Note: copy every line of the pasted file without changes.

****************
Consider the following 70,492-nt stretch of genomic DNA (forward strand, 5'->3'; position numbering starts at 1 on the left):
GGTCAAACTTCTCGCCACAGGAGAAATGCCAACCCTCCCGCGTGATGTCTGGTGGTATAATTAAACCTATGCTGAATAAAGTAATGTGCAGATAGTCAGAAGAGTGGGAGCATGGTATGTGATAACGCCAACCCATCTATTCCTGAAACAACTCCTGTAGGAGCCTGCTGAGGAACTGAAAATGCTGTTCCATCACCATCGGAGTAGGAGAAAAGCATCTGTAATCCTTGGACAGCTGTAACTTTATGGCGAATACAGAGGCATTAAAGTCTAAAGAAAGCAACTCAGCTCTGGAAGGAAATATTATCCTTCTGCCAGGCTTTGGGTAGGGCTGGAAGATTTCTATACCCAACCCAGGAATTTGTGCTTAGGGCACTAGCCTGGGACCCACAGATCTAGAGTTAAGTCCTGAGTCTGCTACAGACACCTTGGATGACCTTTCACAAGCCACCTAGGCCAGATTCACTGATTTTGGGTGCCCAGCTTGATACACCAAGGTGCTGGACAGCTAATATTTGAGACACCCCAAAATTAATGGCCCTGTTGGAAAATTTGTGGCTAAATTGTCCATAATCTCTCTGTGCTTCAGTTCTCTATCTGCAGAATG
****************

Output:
Consider the following 70,492-nt stretch of genomic DNA (forward strand, 5'->3'; position numbering starts at 1 on the left):
GGTCAAACTTCTCGCCACAGGAGAAATGCCAACCCTCCCGCGTGATGTCTGGTGGTATAATTAAACCTATGCTGAATAAAGTAATGTGCAGATAGTCAGAAGAGTGGGAGCATGGTATGTGATAACGCCAACCCATCTATTCCTGAAACAACTCCTGTAGGAGCCTGCTGAGGAACTGAAAATGCTGTTCCATCACCATCGGAGTAGGAGAAAAGCATCTGTAATCCTTGGACAGCTGTAACTTTATGGCGAATACAGAGGCATTAAAGTCTAAAGAAAGCAACTCAGCTCTGGAAGGAAATATTATCCTTCTGCCAGGCTTTGGGTAGGGCTGGAAGATTTCTATACCCAACCCAGGAATTTGTGCTTAGGGCACTAGCCTGGGACCCACAGATCTAGAGTTAAGTCCTGAGTCTGCTACAGACACCTTGGATGACCTTTCACAAGCCACCTAGGCCAGATTCACTGATTTTGGGTGCCCAGCTTGATACACCAAGGTGCTGGACAGCTAATATTTGAGACACCCCAAAATTAATGGCCCTGTTGGAAAATTTGTGGCTAAATTGTCCATAATCTCTCTGTGCTTCAGTTCTCTATCTGCAGAATG